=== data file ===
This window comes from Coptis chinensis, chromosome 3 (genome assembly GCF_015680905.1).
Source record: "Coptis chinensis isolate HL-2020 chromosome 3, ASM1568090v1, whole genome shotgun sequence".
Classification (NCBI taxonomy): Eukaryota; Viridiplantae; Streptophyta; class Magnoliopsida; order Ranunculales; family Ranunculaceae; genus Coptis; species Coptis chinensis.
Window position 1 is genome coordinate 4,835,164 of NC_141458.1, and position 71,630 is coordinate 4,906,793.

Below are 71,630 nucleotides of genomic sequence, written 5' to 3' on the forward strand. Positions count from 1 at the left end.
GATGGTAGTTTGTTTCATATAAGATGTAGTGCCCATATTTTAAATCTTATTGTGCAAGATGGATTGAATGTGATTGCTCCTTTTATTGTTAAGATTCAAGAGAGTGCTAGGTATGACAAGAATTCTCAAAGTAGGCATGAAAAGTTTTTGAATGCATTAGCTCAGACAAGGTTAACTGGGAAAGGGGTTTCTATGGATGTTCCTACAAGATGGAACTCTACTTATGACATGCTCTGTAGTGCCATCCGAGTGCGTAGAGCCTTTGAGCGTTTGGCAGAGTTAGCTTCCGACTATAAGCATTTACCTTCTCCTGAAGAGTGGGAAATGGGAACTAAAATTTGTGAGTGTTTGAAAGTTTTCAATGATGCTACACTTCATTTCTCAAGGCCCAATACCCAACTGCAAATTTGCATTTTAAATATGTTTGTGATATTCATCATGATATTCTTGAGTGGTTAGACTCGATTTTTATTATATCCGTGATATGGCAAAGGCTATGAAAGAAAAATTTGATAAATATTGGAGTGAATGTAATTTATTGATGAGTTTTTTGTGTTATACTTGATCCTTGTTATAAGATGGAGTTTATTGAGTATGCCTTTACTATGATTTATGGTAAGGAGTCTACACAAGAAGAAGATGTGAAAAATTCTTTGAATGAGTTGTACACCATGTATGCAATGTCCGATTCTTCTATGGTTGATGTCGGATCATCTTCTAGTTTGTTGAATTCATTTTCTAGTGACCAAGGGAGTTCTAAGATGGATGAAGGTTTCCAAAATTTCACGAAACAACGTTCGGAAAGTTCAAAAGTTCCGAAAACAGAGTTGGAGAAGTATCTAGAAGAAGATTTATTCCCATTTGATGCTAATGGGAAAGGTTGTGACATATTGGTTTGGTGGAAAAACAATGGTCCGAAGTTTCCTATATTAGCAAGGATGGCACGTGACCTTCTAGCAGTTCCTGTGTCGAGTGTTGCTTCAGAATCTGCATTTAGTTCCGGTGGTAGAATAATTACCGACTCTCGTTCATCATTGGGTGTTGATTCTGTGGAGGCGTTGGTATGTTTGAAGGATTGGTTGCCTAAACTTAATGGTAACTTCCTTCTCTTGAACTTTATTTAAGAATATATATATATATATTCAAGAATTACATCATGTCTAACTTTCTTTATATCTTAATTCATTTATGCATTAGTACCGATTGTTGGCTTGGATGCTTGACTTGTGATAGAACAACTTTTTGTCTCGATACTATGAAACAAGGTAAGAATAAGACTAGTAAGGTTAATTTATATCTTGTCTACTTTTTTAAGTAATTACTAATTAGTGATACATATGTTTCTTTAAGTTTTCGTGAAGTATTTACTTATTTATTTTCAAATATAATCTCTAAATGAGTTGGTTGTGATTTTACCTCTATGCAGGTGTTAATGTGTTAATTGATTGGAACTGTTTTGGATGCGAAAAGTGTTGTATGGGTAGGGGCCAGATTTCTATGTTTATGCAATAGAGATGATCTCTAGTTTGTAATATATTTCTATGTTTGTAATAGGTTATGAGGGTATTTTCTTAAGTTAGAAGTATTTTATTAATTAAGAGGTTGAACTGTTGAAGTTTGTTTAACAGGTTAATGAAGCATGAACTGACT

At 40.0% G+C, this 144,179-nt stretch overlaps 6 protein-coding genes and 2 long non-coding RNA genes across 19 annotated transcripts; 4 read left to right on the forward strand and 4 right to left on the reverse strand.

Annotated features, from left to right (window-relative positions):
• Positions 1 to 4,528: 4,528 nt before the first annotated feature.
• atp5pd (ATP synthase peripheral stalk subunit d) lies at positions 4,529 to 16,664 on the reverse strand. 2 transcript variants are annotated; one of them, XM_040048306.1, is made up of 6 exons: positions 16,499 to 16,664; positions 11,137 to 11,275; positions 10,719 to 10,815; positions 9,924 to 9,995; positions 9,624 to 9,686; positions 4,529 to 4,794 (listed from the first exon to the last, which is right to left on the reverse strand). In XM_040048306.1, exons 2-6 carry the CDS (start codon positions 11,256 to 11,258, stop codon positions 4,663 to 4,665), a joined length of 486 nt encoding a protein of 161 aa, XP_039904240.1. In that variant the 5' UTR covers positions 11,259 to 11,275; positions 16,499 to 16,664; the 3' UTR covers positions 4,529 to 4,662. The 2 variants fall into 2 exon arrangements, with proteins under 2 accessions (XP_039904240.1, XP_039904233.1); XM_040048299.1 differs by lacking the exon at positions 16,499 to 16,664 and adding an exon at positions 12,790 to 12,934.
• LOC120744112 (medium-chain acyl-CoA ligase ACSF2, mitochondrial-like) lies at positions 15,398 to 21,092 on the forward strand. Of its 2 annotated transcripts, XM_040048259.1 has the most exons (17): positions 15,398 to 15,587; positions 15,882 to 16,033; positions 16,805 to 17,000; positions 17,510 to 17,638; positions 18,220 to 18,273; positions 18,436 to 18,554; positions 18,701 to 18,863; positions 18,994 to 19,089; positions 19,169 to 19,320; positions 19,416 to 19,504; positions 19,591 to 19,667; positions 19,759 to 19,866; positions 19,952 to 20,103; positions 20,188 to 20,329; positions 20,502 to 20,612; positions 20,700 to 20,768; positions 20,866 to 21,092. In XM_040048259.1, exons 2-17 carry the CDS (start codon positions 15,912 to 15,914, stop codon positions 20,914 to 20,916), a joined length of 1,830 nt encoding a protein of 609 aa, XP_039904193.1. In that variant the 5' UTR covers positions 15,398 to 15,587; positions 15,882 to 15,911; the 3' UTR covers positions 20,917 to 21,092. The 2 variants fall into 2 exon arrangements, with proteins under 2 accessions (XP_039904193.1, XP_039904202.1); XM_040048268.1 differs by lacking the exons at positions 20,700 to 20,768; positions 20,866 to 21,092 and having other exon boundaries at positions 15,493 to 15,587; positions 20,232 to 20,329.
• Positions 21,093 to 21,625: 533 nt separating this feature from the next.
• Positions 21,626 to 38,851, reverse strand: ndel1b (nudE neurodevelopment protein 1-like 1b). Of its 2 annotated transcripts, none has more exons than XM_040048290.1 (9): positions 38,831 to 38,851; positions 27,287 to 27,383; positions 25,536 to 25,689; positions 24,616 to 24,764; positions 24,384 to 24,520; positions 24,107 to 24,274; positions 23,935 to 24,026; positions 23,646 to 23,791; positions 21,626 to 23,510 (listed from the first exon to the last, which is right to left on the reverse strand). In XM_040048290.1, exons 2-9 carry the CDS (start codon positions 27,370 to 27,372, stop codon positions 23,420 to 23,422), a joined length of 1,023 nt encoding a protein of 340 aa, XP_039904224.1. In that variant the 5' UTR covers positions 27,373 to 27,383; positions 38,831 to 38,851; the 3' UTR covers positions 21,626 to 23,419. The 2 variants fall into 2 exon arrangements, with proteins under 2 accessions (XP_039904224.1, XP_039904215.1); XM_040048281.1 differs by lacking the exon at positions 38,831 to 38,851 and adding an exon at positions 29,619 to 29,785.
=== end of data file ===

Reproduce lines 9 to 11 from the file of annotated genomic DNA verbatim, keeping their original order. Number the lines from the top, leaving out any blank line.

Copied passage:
• Positions 1 to 4,528: 4,528 nt before the first annotated feature.
• atp5pd (ATP synthase peripheral stalk subunit d) lies at positions 4,529 to 16,664 on the reverse strand. 2 transcript variants are annotated; one of them, XM_040048306.1, is made up of 6 exons: positions 16,499 to 16,664; positions 11,137 to 11,275; positions 10,719 to 10,815; positions 9,924 to 9,995; positions 9,624 to 9,686; positions 4,529 to 4,794 (listed from the first exon to the last, which is right to left on the reverse strand). In XM_040048306.1, exons 2-6 carry the CDS (start codon positions 11,256 to 11,258, stop codon positions 4,663 to 4,665), a joined length of 486 nt encoding a protein of 161 aa, XP_039904240.1. In that variant the 5' UTR covers positions 11,259 to 11,275; positions 16,499 to 16,664; the 3' UTR covers positions 4,529 to 4,662. The 2 variants fall into 2 exon arrangements, with proteins under 2 accessions (XP_039904240.1, XP_039904233.1); XM_040048299.1 differs by lacking the exon at positions 16,499 to 16,664 and adding an exon at positions 12,790 to 12,934.
• LOC120744112 (medium-chain acyl-CoA ligase ACSF2, mitochondrial-like) lies at positions 15,398 to 21,092 on the forward strand. Of its 2 annotated transcripts, XM_040048259.1 has the most exons (17): positions 15,398 to 15,587; positions 15,882 to 16,033; positions 16,805 to 17,000; positions 17,510 to 17,638; positions 18,220 to 18,273; positions 18,436 to 18,554; positions 18,701 to 18,863; positions 18,994 to 19,089; positions 19,169 to 19,320; positions 19,416 to 19,504; positions 19,591 to 19,667; positions 19,759 to 19,866; positions 19,952 to 20,103; positions 20,188 to 20,329; positions 20,502 to 20,612; positions 20,700 to 20,768; positions 20,866 to 21,092. In XM_040048259.1, exons 2-17 carry the CDS (start codon positions 15,912 to 15,914, stop codon positions 20,914 to 20,916), a joined length of 1,830 nt encoding a protein of 609 aa, XP_039904193.1. In that variant the 5' UTR covers positions 15,398 to 15,587; positions 15,882 to 15,911; the 3' UTR covers positions 20,917 to 21,092. The 2 variants fall into 2 exon arrangements, with proteins under 2 accessions (XP_039904193.1, XP_039904202.1); XM_040048268.1 differs by lacking the exons at positions 20,700 to 20,768; positions 20,866 to 21,092 and having other exon boundaries at positions 15,493 to 15,587; positions 20,232 to 20,329.